We're at this incredible time in, in healthcare where we're seeing the impact of really powerful new technologies that have really transformed other industries and transformed our way of life. So artificial intelligence and machine learning have been with us for, you know, better part of a decade or so now. And they've, you know, changed us in the ways that if you think back to when you, you know, had to go to the bank or when you had to go, you know, rent a DVD or things like that, you had to go to the store, even the fact that we don't have to do any of those things anymore. They're all cause of the way that, you know, artificial intelligence and machine learning have impacted our lives. That's not true in healthcare. We're just very, very early in the implementation of those technologies in healthcare.
Lisa Thee (04:04):
So you saw an opportunity that was, healthcare is right for disruption by bringing some of those technology innovations closer to the clinical setting.
Michael Blum (04:12):
Well, so in the, in healthcare, we're, you know, it's because it's a very human undertaking, a very complex administrative undertaking. It takes a longer time for technologies to penetrate that hopefully will be improving as the technologies become more generalized and easier to bring in to, to the healthcare environment. But however, you look at healthcare is a really complex undertaking. You have a highly regulated industry that deals with people at the most critical junctures of their lives with fairly dangerous things that we do to people sometimes in order to try to save them. So there's a lot of, a lot of activity going on, very complicated clinical and administrative undertaking. So it moves and it changes slowly, which on some, you know, some aspects is really good. It prevents us from making mistakes by moving too quickly, but in a world where people are used to, things moving more quickly and much better levels of experience and service and increasing expectations, healthcare is becoming, you know, further and further away from where we would like it to be at the same time, the cost pressures on healthcare, both for what patients are having to pay and payers are having to pay in the cost of delivering the new technologies is getting to be a bigger and bigger problem.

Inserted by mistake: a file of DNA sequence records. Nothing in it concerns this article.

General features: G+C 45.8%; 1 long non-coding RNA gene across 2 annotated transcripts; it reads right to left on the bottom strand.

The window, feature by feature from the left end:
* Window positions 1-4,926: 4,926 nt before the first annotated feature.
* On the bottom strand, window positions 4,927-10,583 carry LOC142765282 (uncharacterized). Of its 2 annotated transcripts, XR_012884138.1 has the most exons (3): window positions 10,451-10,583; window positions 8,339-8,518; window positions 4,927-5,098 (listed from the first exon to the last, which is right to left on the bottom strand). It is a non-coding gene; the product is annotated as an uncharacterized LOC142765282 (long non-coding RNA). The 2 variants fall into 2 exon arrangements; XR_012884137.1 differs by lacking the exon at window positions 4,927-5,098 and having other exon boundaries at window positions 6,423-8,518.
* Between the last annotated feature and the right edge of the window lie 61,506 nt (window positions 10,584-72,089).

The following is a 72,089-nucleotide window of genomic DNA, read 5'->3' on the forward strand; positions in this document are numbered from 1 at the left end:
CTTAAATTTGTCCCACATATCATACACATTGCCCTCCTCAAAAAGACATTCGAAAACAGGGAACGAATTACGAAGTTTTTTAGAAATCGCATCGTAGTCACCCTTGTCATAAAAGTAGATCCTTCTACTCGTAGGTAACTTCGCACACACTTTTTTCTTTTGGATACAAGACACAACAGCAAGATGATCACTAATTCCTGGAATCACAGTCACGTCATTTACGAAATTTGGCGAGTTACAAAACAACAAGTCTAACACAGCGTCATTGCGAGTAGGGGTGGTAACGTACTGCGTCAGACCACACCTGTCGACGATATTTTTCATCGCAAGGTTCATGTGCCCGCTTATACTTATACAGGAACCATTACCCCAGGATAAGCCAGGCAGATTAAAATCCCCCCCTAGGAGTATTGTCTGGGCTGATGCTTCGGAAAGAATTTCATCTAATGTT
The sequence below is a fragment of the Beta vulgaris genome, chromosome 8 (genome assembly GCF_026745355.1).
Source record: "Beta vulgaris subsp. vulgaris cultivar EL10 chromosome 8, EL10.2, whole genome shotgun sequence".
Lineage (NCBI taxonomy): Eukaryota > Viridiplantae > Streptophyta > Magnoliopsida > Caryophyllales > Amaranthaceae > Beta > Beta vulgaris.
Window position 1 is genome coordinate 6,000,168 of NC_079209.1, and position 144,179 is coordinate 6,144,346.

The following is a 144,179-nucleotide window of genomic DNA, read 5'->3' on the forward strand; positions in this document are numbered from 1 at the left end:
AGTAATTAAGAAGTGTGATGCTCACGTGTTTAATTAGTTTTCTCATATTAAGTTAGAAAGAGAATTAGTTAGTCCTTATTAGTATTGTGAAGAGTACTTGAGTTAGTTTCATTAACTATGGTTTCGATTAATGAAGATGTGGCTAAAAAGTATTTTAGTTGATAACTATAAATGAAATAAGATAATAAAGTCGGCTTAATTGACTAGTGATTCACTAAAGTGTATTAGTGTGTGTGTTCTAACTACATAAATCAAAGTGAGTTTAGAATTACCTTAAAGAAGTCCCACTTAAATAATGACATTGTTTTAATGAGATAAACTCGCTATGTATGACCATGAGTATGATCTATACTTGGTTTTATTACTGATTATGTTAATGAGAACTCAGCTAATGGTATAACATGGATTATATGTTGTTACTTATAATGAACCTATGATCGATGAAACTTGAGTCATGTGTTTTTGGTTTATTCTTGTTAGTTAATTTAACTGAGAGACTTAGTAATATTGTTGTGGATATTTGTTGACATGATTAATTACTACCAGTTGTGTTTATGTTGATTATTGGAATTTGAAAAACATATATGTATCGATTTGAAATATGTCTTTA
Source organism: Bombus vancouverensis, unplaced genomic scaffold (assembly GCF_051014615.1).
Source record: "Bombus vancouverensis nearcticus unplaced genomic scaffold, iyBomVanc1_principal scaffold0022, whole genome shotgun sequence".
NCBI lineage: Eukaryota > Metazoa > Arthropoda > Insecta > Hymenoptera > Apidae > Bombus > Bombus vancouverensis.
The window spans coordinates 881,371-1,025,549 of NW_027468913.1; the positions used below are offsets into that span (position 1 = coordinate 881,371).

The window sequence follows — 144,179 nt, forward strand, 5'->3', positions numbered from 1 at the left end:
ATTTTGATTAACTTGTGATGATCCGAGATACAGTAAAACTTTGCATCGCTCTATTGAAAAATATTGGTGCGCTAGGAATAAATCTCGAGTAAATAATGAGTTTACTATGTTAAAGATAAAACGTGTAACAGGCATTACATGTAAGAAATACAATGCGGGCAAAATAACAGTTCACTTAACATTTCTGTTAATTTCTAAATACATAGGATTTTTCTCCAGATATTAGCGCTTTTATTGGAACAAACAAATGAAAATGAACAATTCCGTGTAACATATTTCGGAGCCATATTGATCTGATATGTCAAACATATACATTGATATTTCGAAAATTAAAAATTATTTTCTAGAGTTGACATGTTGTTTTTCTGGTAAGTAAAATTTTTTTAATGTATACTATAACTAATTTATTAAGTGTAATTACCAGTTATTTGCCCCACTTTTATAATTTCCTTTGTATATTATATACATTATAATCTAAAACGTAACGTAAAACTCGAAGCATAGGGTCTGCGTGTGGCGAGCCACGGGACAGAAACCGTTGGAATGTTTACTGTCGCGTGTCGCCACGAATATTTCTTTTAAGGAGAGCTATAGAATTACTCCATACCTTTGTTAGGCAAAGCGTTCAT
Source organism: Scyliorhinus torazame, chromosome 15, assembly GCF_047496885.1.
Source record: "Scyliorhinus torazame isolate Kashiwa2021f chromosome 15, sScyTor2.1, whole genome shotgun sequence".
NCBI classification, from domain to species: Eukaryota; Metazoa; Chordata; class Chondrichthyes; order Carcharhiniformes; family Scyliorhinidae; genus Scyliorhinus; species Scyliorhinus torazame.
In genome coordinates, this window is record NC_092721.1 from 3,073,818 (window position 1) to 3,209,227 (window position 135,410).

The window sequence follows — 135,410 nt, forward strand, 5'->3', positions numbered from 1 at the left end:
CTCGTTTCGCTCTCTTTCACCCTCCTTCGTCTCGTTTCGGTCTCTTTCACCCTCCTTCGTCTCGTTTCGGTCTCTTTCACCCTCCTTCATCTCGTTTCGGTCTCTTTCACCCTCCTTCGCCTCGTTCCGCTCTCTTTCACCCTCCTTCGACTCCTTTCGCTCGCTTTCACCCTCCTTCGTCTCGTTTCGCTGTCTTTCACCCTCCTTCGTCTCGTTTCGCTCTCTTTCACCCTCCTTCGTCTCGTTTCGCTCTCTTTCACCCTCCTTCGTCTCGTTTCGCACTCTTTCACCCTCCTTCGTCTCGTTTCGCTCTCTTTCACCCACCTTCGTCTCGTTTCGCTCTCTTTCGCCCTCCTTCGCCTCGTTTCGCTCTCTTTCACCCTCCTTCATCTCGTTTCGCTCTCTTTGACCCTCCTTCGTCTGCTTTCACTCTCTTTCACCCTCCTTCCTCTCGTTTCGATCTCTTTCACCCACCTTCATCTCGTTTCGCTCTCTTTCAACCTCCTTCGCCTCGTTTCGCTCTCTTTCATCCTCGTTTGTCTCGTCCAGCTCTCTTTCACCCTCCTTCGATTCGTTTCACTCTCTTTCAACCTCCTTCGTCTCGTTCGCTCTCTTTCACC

Michael Blum (05:28):
And our ability to safely deliver the improvements is not where people would, you know, really expect it to be. So we really need the, you know, these AI machine learning technologies to really have a significant impact, reduce the burden, reduce the, the manual burden that goes on in healthcare a lot. So as we started working at the Center for Digital Health Innovation to start leveraging these new technologies in, in our collaborations, we learned that, one of the big barriers to developing AI technologies that can really impact healthcare broadly and in a generalizable way and apply to large groups is you have to have very large data assets. You have to have access to very diverse, high quality data assets. When you're developing these machine learning models. It's pretty straightforward these days because of excellent toolkits, to develop a machine learning model that performs pretty well on a very narrow data asset and therefore on a narrow slice of patients.
Michael Blum (06:32):
And we've seen that there are many, many good examples of, algorithms that perform at a relatively high levels of accuracy on the narrow populations that they were trained on. But when you try to generalize them, the accuracy falls off sometimes to the point where it's actually highly inaccurate. So the lack of access for the developers to these very broad, highly diverse data sets, is a problem. And the reason that it's hard to get access to the data is the data's very sensitive. And the groups that we call data stewards, who are usually the large academic health centers or large community health delivery organizations, their primary responsibility is to keep that data safe. It's highly sensitive data that could be very negatively impactful on patients if it was released. So they have to keep that data private and safe at the same time, they need to leverage that data to support their mission. They have to use it to enable discovery and enable new medications, new devices to better the care of their patients. So they've got this conflict between keeping the data private and safe and pursuing their mission. So, as we were thinking about how that is really casting this freeze on AI development at the Center for Digital Health Innovation, we said, there's got to be a better way. How can we really approach this differently? And that became the development for the, the BeekeeperAI platform.